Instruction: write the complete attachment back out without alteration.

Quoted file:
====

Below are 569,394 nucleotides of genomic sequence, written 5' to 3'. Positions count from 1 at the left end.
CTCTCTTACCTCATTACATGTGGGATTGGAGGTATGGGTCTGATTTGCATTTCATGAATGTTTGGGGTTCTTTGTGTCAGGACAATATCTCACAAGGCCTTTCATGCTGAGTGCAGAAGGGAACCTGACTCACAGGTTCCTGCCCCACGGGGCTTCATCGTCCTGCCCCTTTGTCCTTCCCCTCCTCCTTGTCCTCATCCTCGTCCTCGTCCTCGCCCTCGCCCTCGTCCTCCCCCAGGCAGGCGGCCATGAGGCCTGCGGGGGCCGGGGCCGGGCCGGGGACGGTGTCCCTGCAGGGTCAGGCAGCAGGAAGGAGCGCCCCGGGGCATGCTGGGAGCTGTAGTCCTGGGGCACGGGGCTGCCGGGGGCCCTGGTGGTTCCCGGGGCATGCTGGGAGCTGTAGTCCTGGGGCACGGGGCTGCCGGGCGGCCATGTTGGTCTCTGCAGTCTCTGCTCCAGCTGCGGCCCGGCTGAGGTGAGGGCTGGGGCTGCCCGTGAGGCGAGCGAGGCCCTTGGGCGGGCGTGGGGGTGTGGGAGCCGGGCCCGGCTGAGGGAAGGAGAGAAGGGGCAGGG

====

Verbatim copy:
Below are 569,394 nucleotides of genomic sequence, written 5' to 3'. Positions count from 1 at the left end.
CTCTCTTACCTCATTACATGTGGGATTGGAGGTATGGGTCTGATTTGCATTTCATGAATGTTTGGGGTTCTTTGTGTCAGGACAATATCTCACAAGGCCTTTCATGCTGAGTGCAGAAGGGAACCTGACTCACAGGTTCCTGCCCCACGGGGCTTCATCGTCCTGCCCCTTTGTCCTTCCCCTCCTCCTTGTCCTCATCCTCGTCCTCGTCCTCGCCCTCGCCCTCGTCCTCCCCCAGGCAGGCGGCCATGAGGCCTGCGGGGGCCGGGGCCGGGCCGGGGACGGTGTCCCTGCAGGGTCAGGCAGCAGGAAGGAGCGCCCCGGGGCATGCTGGGAGCTGTAGTCCTGGGGCACGGGGCTGCCGGGGGCCCTGGTGGTTCCCGGGGCATGCTGGGAGCTGTAGTCCTGGGGCACGGGGCTGCCGGGCGGCCATGTTGGTCTCTGCAGTCTCTGCTCCAGCTGCGGCCCGGCTGAGGTGAGGGCTGGGGCTGCCCGTGAGGCGAGCGAGGCCCTTGGGCGGGCGTGGGGGTGTGGGAGCCGGGCCCGGCTGAGGGAAGGAGAGAAGGGGCAGGG